The sovereign debt concerns on both shores of Atlantic dominated the markets this past week. The IMF, under the new leadership, approved on the previous Friday, another installment of the debt crisis rescue package for Greece in an amount of over 3 billion euros, equivalent to approximately $4.2 billion dollars. The IMF move was expected after the Eurozone released to Greece its portion of the assistance in the amount of 12 billion euros ($17.39 billion). Nevertheless on Tuesday, George Soros in his editorial written for the Financial Times, expressed skepticism regarding the possibility of avoiding the default of Greece. In his opinion, the focus should be set on helping to arrange the default in an orderly manner.
At the beginning of that previous week, Moody's downgraded Portugal's government debt from Baa1 to Baa2 on the growing fear of a 2nd bailout need based on the country's inability to meet required reduced debt levels. Italy and Spain are the next candidates for the bailout and the markets opened the week on a wave of renewed concerns regarding the financial health of those two countries. Italy worked hard during the past week to push through a package of austerity measures and successfully placed the whole issue of the new bills on Thursday at the elevated rates. Large European banks and Central Banks are seriously considering the possibility of the escalation of the crisis and have begun adjusting their strategy and practices accordingly.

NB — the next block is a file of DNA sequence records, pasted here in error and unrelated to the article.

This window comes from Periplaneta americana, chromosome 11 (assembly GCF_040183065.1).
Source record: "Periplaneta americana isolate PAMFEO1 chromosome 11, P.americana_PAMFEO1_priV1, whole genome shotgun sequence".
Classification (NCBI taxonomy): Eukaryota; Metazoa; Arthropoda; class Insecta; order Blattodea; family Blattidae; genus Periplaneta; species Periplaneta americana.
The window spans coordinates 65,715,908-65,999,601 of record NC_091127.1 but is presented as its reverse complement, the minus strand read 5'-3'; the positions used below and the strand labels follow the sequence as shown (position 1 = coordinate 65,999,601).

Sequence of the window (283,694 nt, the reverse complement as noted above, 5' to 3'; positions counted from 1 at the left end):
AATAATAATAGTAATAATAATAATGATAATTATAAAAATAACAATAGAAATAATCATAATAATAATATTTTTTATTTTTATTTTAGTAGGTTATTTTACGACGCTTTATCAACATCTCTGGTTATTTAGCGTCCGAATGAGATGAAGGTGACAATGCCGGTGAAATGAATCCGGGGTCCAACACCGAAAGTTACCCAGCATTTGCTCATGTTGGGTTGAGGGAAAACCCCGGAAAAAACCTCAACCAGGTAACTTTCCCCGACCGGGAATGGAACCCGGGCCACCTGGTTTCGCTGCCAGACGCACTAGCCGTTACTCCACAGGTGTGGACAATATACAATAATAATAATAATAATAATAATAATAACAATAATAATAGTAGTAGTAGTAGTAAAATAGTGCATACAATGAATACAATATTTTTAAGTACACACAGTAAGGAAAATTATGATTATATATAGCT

In the U.S., the debate over the debt continues among U.S. lawmakers and executive power members. There is still no agreement in sight and the scary word "default" appears here and there. Hard to believe that in a world where smaller members of the economic community are being bailed out for the sake of common financial stability, the zero-percent-likelihood and forever-changing-the-financial-world event of the default on risk-free U.S. debt will be allowed to occur. On Wednesday, Moody's, followed by S&P, threatened (again) to downgrade the U.S. debt on the rising probability of default.